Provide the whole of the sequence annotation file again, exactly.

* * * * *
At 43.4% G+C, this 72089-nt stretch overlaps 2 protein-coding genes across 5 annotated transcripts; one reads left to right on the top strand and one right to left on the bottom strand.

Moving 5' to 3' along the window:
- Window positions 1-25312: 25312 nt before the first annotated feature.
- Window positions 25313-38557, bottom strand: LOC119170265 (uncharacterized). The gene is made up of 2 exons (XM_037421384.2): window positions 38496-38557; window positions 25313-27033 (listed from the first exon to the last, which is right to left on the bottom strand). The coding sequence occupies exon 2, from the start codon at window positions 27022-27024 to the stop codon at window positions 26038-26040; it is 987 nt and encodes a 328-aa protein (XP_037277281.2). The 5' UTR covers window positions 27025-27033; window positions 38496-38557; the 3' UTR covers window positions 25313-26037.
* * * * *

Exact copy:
At 43.4% G+C, this 72089-nt stretch overlaps 2 protein-coding genes across 5 annotated transcripts; one reads left to right on the top strand and one right to left on the bottom strand.

Moving 5' to 3' along the window:
- Window positions 1-25312: 25312 nt before the first annotated feature.
- Window positions 25313-38557, bottom strand: LOC119170265 (uncharacterized). The gene is made up of 2 exons (XM_037421384.2): window positions 38496-38557; window positions 25313-27033 (listed from the first exon to the last, which is right to left on the bottom strand). The coding sequence occupies exon 2, from the start codon at window positions 27022-27024 to the stop codon at window positions 26038-26040; it is 987 nt and encodes a 328-aa protein (XP_037277281.2). The 5' UTR covers window positions 27025-27033; window positions 38496-38557; the 3' UTR covers window positions 25313-26037.